In 2001, Nicoli Nattrass and Jeremy Seekings claimed ‘inequality is driven by two income gaps: between an increasingly multiracial upper class and everyone else; and between a middle class of mostly urban, industrial or white collar workers and a marginalised class of black unemployed and rural poor.’

Friday, June 01, 2018

A Population Opportunity

The decline in fertility rates combined with increased life expectancy in most parts of the world means not only a slowing of population growth but also an older population. The UN report predicts that the number of people aged 60 and over will more than triple by 2100, accounting for 3.1 billion people. The World Health Organization's (WHO) Global Health and Aging report attributes the increase in elderly population to a change in causes of death, from infectious to non-communicable diseases. Treatment of these diseases, which include hypertension, high cholesterol, arthritis, diabetes, heart disease, cancer, dementia, and congestive heart failure, add pressure to the health care system.

Prof Mark Collinson of the South African Population Research Infrastructure Network (SAPRIN), the Medical Research Council and the Wits Rural Public Health and Health Transitions Research Unit (Agincourt), says that in the last 20 years fertility rates in Africa have dropped, the working age population has risen and dependency ratios (the number of dependents supported by the working age population) have declined.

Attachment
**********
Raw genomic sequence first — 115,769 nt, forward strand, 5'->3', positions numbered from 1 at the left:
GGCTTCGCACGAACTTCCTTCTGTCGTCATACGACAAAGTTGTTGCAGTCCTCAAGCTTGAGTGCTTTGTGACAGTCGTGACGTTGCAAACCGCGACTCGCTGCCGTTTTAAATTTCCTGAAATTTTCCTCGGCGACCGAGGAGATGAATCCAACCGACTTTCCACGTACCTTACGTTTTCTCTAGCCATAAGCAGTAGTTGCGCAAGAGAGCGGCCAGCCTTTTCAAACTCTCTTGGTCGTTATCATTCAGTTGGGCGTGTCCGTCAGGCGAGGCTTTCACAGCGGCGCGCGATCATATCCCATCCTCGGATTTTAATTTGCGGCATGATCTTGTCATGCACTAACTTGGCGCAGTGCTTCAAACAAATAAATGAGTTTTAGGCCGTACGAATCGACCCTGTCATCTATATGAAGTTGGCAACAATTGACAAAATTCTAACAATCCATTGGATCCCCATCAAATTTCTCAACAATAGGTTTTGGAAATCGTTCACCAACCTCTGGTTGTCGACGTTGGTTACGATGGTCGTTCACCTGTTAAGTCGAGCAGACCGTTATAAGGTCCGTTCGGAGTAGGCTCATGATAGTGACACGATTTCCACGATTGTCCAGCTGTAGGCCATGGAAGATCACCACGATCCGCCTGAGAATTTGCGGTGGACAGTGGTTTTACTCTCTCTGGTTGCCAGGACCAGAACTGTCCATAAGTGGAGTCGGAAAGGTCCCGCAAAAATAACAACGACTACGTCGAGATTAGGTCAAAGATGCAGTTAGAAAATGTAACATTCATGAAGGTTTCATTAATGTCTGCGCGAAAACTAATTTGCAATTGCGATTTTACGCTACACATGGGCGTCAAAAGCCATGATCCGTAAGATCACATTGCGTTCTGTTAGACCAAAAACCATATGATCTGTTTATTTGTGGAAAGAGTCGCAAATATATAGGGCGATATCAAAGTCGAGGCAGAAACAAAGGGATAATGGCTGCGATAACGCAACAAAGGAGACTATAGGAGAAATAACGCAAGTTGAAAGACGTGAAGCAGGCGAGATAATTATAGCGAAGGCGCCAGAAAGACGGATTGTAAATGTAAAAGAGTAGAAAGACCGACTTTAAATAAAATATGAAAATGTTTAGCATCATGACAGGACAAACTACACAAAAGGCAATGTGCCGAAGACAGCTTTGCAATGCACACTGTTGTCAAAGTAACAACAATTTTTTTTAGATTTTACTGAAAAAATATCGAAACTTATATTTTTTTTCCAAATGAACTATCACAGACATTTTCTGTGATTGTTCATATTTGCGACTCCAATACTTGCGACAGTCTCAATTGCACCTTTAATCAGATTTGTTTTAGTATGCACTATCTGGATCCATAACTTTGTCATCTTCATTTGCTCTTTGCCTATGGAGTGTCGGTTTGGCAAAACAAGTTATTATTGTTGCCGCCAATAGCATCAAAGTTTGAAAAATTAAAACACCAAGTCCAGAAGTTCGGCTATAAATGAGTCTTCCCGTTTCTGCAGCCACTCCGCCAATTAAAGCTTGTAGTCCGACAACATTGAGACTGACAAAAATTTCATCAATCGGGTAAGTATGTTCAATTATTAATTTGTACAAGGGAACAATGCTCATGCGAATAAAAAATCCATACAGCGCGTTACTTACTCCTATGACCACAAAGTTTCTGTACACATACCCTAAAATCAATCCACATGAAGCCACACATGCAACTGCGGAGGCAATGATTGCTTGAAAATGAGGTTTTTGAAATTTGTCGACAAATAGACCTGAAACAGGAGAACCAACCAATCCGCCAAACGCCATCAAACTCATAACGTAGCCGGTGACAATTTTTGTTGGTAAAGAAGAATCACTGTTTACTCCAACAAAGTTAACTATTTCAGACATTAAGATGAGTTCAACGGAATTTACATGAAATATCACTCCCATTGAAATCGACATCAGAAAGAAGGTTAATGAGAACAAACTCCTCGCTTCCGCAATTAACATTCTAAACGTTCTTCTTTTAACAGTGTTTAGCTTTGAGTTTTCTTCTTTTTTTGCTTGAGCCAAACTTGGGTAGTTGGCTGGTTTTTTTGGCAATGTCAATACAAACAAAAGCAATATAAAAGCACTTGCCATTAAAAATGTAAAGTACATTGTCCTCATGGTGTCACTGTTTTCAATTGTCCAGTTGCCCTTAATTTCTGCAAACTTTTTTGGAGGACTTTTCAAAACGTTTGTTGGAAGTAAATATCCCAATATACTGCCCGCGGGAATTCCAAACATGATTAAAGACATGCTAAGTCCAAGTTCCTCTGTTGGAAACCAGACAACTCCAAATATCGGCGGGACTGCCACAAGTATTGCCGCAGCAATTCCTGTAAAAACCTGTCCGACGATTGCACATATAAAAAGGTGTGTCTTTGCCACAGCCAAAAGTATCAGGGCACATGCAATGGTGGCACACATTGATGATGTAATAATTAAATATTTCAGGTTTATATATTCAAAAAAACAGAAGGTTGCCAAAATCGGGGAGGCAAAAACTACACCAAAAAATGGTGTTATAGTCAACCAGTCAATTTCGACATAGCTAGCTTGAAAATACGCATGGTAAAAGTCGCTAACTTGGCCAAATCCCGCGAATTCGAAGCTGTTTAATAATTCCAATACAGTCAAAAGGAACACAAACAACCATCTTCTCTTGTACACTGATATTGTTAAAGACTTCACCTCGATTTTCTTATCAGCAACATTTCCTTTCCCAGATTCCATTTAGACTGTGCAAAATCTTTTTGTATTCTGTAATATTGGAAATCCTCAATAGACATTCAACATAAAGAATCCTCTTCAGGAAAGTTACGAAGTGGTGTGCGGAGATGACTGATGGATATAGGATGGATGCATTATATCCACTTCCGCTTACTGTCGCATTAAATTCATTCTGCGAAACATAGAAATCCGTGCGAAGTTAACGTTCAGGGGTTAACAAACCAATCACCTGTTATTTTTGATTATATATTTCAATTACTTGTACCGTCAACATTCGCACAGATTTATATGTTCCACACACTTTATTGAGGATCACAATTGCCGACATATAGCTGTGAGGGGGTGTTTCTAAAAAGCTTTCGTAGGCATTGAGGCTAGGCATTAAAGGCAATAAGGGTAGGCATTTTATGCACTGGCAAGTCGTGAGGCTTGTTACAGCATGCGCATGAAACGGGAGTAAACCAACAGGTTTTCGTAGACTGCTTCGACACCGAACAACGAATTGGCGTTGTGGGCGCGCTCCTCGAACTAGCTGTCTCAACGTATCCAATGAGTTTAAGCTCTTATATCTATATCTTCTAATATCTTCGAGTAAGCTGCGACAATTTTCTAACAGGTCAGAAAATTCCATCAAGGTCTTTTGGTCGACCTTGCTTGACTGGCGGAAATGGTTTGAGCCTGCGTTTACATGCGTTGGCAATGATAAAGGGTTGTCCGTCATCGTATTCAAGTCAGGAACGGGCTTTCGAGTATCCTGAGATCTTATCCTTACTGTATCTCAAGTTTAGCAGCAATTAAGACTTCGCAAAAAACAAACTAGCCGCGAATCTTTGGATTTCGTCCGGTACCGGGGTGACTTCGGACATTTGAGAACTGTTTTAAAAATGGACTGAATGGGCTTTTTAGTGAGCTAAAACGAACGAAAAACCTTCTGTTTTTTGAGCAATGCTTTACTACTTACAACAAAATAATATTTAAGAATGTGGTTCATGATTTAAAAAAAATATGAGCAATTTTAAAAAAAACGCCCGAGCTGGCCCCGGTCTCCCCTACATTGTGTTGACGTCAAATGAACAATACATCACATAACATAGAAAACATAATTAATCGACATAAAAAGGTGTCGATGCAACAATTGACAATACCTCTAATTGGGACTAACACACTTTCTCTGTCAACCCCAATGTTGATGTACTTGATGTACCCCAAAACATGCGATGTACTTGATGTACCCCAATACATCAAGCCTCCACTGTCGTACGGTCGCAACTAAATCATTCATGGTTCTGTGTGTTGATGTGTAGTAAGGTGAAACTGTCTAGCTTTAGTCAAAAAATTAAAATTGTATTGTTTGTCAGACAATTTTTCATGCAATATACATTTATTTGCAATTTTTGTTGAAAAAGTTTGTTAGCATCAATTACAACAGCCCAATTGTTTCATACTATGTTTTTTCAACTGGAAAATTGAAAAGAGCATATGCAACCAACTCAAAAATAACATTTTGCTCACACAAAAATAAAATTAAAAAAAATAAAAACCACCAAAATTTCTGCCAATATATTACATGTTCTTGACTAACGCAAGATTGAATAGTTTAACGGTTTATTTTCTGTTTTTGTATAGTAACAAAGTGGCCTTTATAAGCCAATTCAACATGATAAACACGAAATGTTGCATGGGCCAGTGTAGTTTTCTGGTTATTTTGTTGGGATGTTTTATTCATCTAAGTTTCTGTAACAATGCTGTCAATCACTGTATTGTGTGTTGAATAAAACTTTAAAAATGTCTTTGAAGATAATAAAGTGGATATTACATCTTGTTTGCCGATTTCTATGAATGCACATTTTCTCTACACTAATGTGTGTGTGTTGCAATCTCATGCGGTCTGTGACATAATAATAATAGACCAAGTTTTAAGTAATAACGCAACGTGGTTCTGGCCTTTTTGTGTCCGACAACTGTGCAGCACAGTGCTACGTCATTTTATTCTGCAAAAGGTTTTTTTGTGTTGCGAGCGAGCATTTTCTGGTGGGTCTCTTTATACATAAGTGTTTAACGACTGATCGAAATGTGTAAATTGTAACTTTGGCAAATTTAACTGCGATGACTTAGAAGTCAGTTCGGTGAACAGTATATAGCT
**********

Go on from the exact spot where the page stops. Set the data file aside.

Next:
Collinson, who will be speaking at the Africa Health Congress 2018 at Gallagher Estate today (29 May) says that this demographic dividend is a potential developmental gain created by window of time where fertility has fallen for several years but the ageing population has not yet risen significantly. This can usher in a golden moment when there are relatively few young and few old, and hence a large working age to non-working age ratio. Collinson says that this demographic dividend could account for 11-15% gross domestic product (GDP) growth by 2030 in many African countries, but that policies are needed to enhance the education and employability of young adults, as well as to create greater access to contraception and financial systems.